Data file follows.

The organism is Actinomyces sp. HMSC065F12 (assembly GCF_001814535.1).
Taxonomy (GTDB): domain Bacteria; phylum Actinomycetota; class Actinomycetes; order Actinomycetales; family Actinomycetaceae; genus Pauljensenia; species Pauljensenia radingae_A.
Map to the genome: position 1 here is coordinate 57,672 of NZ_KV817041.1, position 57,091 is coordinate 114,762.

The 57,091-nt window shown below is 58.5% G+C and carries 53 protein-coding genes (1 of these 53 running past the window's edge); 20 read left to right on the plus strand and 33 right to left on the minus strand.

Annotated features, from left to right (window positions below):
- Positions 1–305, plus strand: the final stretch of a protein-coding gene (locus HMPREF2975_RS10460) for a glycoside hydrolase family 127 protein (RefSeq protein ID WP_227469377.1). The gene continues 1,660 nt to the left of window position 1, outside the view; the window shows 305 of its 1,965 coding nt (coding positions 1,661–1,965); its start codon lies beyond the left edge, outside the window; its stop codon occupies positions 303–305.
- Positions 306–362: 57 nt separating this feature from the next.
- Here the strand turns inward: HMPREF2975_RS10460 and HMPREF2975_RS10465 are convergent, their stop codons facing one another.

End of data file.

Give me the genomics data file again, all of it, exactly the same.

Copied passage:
The organism is Actinomyces sp. HMSC065F12 (assembly GCF_001814535.1).
Taxonomy (GTDB): domain Bacteria; phylum Actinomycetota; class Actinomycetes; order Actinomycetales; family Actinomycetaceae; genus Pauljensenia; species Pauljensenia radingae_A.
Map to the genome: position 1 here is coordinate 57,672 of NZ_KV817041.1, position 57,091 is coordinate 114,762.

The 57,091-nt window shown below is 58.5% G+C and carries 53 protein-coding genes (1 of these 53 running past the window's edge); 20 read left to right on the plus strand and 33 right to left on the minus strand.

Annotated features, from left to right (window positions below):
- Positions 1–305, plus strand: the final stretch of a protein-coding gene (locus HMPREF2975_RS10460) for a glycoside hydrolase family 127 protein (RefSeq protein ID WP_227469377.1). The gene continues 1,660 nt to the left of window position 1, outside the view; the window shows 305 of its 1,965 coding nt (coding positions 1,661–1,965); its start codon lies beyond the left edge, outside the window; its stop codon occupies positions 303–305.
- Positions 306–362: 57 nt separating this feature from the next.
- Here the strand turns inward: HMPREF2975_RS10460 and HMPREF2975_RS10465 are convergent, their stop codons facing one another.